I think the thing is that time is going to either prove or disprove that EMR has a detrimental effect on the human body. If Barry Trower is right, then there's a serious problem brewing for humanity in general. If he's proved wrong, and I'm certain he will be the first to be pleased about this, then we won't really know for perhaps 30 -40 years. Plenty of things have been touted as safe that have proved otherwise, smoking, asbestos, PCBs, to name but a few, but at what point does something require withdrawal due to numbers of deaths? Smoking, they say, kills, but it's still legal and anyone can do it. I dont advise it of course. Driving kills people every day. Drinking does cause deaths, both of which aren't stopped. The point is, I think, we can each make a conscious decision, I won't smoke, I won't drink, I won't drive, but with things like asbestos and PCBs, the danger is not so apparent. Who could recognise asbestos or products containing it? Some who've had training of course. But radio waves, they are all around us, we cannot see them, we cannot feel them (ok apart from the poor soul who walked in front of the microwave link) but they are there. Who's to know whether there are any particular frequencies or combinations of frequencies that can have a harmful effect?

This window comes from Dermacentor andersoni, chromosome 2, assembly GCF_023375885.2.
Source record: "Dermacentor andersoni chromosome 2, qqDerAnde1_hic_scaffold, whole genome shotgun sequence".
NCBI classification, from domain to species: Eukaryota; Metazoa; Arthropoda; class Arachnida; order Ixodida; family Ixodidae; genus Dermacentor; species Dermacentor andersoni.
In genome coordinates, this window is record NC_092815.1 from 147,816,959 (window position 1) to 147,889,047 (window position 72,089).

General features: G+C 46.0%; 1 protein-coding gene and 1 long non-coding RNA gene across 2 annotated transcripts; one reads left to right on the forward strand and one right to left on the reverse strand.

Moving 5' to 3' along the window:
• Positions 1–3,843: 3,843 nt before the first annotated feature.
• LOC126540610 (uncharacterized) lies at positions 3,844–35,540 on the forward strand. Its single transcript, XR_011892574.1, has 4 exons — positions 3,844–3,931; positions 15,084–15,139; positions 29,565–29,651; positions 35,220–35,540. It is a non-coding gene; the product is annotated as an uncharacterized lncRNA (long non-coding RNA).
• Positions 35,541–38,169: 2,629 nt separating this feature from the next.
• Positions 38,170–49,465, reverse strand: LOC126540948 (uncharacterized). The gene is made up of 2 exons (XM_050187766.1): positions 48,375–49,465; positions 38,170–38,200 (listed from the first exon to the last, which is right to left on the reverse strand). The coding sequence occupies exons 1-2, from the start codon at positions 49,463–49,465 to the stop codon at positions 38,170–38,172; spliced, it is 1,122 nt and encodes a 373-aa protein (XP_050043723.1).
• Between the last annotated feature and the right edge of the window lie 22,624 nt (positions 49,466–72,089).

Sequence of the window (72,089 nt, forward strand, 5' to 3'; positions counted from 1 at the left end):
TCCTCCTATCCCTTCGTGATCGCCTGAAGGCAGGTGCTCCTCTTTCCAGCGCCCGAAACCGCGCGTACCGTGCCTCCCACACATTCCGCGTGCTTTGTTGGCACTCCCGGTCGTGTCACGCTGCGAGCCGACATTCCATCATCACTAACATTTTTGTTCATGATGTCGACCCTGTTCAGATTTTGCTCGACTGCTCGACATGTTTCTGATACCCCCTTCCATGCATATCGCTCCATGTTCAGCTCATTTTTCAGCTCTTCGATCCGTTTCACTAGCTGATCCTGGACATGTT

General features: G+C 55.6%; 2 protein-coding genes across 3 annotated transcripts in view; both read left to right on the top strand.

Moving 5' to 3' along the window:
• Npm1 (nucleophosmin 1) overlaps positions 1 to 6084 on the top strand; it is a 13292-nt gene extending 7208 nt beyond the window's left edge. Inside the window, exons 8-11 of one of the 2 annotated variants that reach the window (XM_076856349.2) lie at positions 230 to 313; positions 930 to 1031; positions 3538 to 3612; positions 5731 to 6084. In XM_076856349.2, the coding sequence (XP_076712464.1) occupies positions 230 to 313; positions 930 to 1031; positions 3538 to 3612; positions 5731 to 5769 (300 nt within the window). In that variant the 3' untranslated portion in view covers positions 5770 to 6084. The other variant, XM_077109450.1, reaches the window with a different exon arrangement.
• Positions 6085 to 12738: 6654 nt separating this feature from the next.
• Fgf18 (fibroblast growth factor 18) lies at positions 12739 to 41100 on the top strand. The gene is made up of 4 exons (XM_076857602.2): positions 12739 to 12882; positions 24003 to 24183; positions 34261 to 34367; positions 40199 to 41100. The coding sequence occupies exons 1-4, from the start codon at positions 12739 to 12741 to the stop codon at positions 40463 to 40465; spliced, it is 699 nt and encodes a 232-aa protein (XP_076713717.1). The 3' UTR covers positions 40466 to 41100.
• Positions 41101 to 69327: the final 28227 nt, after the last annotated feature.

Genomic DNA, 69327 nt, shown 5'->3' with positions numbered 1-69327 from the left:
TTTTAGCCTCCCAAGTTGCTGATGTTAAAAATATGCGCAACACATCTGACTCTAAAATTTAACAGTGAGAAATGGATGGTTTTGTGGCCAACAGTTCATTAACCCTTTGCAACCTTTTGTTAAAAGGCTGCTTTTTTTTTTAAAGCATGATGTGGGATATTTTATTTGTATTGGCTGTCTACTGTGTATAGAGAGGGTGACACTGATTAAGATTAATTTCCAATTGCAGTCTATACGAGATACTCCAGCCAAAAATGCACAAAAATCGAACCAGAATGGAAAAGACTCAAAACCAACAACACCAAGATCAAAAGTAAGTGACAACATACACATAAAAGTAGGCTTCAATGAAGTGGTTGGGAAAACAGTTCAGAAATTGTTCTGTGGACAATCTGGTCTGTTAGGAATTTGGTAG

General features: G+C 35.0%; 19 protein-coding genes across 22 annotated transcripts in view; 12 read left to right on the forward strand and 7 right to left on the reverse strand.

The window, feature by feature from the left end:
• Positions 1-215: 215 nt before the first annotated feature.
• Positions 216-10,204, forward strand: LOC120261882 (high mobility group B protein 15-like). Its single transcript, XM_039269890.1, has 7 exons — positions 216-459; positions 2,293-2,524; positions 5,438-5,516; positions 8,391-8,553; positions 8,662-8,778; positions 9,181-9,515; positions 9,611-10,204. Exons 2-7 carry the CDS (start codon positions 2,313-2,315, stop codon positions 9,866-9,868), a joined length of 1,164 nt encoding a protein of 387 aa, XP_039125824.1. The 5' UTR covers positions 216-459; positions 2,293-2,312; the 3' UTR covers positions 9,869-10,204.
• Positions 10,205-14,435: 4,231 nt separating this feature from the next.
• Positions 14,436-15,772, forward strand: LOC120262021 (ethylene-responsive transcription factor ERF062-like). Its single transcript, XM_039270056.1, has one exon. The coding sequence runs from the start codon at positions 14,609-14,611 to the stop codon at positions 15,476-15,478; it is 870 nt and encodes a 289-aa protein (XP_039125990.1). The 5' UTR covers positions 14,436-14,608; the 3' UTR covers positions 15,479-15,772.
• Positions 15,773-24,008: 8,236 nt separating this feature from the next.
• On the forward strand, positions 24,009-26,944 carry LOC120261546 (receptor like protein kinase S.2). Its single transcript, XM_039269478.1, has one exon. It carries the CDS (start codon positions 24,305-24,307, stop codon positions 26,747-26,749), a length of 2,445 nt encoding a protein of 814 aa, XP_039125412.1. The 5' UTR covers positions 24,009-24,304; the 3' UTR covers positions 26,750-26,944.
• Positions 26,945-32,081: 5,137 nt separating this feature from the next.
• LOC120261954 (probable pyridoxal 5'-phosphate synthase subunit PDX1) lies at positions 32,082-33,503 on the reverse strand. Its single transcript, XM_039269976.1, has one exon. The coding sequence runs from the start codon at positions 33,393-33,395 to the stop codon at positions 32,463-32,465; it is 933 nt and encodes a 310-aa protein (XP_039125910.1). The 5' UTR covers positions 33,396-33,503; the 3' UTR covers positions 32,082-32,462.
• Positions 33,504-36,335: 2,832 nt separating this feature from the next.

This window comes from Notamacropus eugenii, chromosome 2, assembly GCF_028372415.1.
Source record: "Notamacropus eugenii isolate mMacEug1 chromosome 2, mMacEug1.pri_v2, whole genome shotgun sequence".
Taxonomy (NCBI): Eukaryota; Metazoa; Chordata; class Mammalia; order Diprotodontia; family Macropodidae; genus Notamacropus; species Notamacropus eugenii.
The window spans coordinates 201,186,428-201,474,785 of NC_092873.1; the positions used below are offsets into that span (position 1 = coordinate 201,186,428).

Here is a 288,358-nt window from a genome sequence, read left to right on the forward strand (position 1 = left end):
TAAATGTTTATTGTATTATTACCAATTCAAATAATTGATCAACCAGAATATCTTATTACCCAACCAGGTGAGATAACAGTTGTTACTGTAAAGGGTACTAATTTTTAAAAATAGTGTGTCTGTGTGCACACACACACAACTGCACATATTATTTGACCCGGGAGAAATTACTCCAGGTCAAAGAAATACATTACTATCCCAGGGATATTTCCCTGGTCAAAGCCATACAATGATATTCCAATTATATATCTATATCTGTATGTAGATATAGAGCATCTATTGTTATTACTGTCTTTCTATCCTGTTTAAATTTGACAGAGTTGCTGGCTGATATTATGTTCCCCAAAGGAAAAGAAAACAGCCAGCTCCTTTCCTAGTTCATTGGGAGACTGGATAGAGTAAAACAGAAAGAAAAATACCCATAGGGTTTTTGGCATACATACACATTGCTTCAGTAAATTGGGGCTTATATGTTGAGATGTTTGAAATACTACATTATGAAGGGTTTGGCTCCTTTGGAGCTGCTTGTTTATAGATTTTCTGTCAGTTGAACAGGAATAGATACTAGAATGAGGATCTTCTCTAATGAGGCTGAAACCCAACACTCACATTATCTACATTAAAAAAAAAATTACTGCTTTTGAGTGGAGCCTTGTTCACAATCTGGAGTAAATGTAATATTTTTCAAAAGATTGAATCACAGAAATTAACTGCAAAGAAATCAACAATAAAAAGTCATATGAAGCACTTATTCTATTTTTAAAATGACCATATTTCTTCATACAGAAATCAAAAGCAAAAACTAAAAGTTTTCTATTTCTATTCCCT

It can be very easy to say something is dangerous. One could say that about anything. But it is impossible to truly say that something is completely safe.

You can drown in water.
Too much oxygen will kill you.
Apple pips contain cyanide which builds up in the body if they are eaten.